Saturday, July 26, 2014
Inquirer Daily News

Report Fraud? There's an app for that

Over at Philly Clout, Catherine Lucey has a post about a new initiative that will allow city residents to fight corruption with their iPhones. City Controller Alan Butkovitz just unveiled a new iPhone app that allows citizens to report fraud or government misconduct directly to the Controller's fraud unit."Our Philly WatchDog app allows citizens to play a crucial role in protecting their tax dollars by reporting fraud, waste and abuse," Butkovitz said today during a press conference.

Report Fraud? There's an app for that

Butkovitz
Butkovitz

Over at Philly Clout, Catherine Lucey has a post about a new initiative that will allow city residents to fight corruption with their iPhones.

City Controller Alan Butkovitz just unveiled a new iPhone app that allows citizens to report fraud or government misconduct directly to the Controller's fraud unit."Our Philly WatchDog app allows citizens to play a crucial role in protecting their tax dollars by reporting fraud, waste and abuse," Butkovitz said today during a press conference.

Very cool. The iPhone application released by the City Controller servers as a reminder that 311 was supposed to have a mobile application more than a year ago. Think how cool it would be to not only be able to report corruption, but also potholes, water leaks, and other problems that city government is supposed to fix. It’s the natural progression of using technology to make government work better for everyone.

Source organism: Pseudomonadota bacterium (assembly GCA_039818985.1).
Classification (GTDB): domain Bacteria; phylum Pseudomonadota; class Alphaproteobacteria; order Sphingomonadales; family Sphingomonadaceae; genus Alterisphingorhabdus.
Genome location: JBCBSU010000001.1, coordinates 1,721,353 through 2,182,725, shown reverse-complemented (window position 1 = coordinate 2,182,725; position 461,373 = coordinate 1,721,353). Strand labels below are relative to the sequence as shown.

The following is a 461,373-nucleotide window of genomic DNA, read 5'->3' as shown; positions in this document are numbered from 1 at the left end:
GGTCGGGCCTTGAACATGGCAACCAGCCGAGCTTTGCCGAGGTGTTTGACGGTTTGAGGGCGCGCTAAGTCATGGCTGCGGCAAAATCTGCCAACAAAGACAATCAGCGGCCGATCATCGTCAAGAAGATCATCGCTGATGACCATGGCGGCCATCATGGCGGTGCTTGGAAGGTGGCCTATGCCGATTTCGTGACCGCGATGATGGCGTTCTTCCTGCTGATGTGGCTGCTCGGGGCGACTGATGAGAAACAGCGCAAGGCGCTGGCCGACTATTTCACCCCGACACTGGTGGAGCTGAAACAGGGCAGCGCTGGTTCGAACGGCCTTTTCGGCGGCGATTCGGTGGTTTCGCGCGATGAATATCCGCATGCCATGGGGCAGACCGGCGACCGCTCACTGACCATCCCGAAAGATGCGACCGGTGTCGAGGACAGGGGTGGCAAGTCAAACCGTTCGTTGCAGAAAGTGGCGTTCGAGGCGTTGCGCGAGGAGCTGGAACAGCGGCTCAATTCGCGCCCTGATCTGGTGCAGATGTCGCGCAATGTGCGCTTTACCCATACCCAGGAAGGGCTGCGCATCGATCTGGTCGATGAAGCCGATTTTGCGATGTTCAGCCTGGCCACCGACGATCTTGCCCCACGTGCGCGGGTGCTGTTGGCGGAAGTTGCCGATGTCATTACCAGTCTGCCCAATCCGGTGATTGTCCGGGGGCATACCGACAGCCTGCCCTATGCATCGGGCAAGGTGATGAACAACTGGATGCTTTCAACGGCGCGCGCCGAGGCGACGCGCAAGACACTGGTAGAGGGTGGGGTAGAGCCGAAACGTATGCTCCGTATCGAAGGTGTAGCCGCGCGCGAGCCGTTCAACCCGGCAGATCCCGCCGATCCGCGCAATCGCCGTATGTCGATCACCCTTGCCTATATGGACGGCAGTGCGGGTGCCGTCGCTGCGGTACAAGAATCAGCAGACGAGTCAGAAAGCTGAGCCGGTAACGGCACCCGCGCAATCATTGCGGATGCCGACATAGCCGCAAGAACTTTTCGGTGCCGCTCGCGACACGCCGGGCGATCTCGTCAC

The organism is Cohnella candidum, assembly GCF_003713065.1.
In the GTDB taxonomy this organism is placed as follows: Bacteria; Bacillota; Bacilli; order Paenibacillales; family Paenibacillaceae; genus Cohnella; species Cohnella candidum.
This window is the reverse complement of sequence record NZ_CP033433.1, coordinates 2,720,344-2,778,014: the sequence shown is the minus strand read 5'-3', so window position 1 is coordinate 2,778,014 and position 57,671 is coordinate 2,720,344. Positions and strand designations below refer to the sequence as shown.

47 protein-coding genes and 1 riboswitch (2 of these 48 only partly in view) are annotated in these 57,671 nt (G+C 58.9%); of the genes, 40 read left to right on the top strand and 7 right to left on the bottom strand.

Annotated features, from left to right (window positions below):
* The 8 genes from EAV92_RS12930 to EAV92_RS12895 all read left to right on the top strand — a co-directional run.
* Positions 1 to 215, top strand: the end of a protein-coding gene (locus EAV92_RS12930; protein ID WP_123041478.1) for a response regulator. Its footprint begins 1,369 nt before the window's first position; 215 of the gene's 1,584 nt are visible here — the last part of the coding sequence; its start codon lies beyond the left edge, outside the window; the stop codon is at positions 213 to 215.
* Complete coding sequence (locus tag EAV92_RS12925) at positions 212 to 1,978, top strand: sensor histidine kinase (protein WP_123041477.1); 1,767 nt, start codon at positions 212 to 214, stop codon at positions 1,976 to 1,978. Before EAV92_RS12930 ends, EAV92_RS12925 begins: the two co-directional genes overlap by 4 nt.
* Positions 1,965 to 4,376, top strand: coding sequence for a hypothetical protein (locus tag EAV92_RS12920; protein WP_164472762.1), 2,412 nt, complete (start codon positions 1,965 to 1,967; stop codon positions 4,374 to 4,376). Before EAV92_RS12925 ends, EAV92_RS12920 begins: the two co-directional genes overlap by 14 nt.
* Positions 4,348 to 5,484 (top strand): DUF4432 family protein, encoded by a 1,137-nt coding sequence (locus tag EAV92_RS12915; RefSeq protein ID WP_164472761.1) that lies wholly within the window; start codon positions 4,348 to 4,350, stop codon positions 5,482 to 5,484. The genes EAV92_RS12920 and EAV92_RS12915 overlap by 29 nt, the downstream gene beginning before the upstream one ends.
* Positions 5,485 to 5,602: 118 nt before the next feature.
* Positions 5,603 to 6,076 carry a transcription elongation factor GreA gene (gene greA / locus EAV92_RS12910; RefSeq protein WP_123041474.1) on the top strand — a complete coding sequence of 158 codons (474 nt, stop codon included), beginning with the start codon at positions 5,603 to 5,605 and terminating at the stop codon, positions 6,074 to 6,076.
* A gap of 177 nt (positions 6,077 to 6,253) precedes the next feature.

So, whatever happened with the 311 mobile application that was supposed to be developed by the city? As the Controller noted, developing these types of applications isn’t rocket science. The Mayor’s Office did not immediately respond to a request for comment about the status of the 311 mobile application. We’ll keep you posted if we hear from them.

For now, you can use City Howl partner SeeClickFix.

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Every year, city government spends slightly more than $4 billion. Where does all that money come from? More importantly, where does it go? Are we getting the most bang for our tax buck? “It's Our Money” is a joint project between Philadelphia Daily News and WHYY, funded by the William Penn Foundation, designed to answer these questions.

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